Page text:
English Literature

Stream of consciousness novel in english literature

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The stream of consciousness is one of the most significant advances in the methodology of the modern novel. James coined the term “stream of consciousness” in Principles of Psychology to refer to the disorderly flow of impressions and sensations through the human consciousness. Additionally, this type of novel is referred to as the subjective novel or psychological novel. According to Katherine Gerould, this type of novel aims to “depict life and character by recording everything that occurs in the hero’s mind, particularly all those unimportant and chaotic thought sequences that occupy our idle and somnolent moments and to which we pay little attention in the real world.”

Characteristics of stream of consciousness novel

The stream of consciousness technique was inspired by the symbolism of French poets, and thus by novelist Marcel Proust, by Freud’s recent psychological studies, and by James and Henry Bergson’s writings. Psychological novelists sought to portray a human character in a non-traditional manner. They recognized that an accurate psychological account of who an individual is at any given moment is often not given in terms of a static explanation of his character but rather in terms of a jumble of chronologically ordered reactions to a set of circumstances. They developed a strong interest in those facets of consciousness that cannot be interpreted as a progression of discrete and self-existing moments but are fundamentally dynamic rather than static in nature and are sequence-independent in a way that events are not. Consciousness concept James observes: “Each distinct picture in mind is steeped, as I am immersed in the free water that surrounds it. The image’s meaning and importance are entirely dependent on the halo or penumbra that surrounds and envelops it.”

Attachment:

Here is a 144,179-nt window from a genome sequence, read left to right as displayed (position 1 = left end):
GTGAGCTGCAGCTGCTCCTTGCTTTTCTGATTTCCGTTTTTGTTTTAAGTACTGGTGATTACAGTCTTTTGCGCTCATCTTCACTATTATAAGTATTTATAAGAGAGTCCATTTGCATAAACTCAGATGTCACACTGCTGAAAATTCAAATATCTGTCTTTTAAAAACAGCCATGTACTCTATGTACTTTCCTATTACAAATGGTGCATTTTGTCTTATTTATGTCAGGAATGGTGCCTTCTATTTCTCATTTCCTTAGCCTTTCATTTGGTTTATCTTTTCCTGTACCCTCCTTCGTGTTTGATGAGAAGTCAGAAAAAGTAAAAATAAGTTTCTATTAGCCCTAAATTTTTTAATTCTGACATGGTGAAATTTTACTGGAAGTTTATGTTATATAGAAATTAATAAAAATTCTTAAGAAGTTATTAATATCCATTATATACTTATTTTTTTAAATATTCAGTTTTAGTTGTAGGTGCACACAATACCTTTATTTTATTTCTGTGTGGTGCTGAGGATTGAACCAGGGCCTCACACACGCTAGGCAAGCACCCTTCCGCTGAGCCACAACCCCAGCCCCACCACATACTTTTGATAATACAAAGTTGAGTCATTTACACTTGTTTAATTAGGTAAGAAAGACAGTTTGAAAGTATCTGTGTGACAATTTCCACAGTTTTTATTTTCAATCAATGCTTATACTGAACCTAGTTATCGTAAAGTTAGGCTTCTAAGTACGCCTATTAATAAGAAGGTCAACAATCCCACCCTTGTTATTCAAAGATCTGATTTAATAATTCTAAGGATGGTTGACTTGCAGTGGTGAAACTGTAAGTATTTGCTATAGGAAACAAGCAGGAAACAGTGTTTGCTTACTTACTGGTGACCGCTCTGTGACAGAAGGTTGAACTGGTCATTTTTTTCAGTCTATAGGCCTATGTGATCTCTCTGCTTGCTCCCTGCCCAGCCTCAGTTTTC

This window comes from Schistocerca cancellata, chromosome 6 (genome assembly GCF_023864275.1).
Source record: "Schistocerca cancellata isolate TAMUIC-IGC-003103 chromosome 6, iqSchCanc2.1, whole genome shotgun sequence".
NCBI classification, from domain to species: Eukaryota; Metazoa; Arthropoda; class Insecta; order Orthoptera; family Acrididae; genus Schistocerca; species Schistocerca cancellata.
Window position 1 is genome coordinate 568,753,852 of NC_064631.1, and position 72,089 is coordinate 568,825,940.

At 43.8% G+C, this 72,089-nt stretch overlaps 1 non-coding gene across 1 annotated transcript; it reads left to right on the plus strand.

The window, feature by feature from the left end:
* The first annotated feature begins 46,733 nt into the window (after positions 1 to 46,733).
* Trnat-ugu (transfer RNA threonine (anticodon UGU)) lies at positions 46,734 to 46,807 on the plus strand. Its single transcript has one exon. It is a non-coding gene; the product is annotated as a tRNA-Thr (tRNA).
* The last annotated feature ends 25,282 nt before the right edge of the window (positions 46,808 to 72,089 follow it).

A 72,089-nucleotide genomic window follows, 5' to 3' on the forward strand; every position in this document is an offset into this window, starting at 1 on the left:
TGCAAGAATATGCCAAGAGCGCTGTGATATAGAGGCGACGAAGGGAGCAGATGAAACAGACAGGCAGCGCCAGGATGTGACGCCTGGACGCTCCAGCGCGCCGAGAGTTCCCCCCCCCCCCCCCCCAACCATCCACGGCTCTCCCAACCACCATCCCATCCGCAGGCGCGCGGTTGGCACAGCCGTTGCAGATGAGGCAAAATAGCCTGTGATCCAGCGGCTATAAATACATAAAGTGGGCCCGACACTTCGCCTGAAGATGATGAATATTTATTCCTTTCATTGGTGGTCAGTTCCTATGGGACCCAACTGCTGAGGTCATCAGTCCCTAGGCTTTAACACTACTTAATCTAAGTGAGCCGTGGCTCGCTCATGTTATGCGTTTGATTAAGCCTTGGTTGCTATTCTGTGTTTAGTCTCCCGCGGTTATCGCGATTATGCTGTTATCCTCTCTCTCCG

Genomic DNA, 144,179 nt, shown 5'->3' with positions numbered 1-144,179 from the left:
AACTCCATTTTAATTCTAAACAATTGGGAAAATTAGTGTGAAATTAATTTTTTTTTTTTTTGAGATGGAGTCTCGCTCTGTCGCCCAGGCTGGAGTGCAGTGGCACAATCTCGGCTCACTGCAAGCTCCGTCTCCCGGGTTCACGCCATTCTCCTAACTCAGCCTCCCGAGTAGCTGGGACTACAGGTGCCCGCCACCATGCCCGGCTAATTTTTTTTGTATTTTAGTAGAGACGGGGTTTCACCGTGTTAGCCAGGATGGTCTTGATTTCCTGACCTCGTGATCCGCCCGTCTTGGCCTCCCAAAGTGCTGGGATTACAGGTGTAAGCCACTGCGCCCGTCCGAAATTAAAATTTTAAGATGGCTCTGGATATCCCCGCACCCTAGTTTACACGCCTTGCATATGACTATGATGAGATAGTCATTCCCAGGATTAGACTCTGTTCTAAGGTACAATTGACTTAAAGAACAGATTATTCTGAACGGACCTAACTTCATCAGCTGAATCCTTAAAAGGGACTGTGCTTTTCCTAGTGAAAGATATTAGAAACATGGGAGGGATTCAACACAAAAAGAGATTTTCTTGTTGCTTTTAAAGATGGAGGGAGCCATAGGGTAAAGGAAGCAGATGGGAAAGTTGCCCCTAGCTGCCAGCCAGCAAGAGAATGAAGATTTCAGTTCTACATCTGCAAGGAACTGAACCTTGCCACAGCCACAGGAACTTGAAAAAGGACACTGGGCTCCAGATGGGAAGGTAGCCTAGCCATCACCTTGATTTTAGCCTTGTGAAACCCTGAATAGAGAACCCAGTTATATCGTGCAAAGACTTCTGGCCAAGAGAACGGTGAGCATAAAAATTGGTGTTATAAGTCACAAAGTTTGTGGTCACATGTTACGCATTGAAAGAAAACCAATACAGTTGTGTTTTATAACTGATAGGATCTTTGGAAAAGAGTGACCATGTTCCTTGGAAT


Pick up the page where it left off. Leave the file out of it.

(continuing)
People were disgusted by Victorian superficiality in the early twentieth century and turned inward. In England, “interior” novels were written by Dorothy Richardson, Joyce, and Woolf. Lionel Edel elaborates on various facets of the new technique, which can be summarized as the conscious observance of point of view, the interior monologue, the symbol of life, the control of the reader’s vision, the use of the ‘arbitrary dial,’ the subjective and autobiographical tendency, the desire to transform the novel into a poem, and the desire to present blocks of consciousness in the form of images.

Dorothy Richardson

Dorothy Richardson was the first modern author to deliberately use the Stream of Consciousness technique; her novel, Pointed Roofs (1915), is the first in a series of novels dubbed Pilgrimage (1935). This series of novels chronicles the mental history of Miriam Henderson, whose moment-by-moment responses to life allow Dorothy Richardson to encompass the very essence of life. Pilgrimage satisfies Virginia V. Coif’s requirements in that it contains no plot, comedy, tragedy, love interest, or catastrophe; there is only Miriam Henderson, living from day to day.

Virginia Woolf

Virginia Woolf made much more exciting use of the Stream of Consciousness technique when she began her literary career with The Voyage Out (1915), in the tradition of H. G. Wells, Arnold Bennett, and Galsworthy. However, she later adopted the Stream of Consciousness method, with a slight modification, as Joyce and Dorothy Richardson did. Mrs. Dalloway, To the Lighthouse, and The Waves are four remarkable Stream of Consciousness novels by Virginia Woolf.

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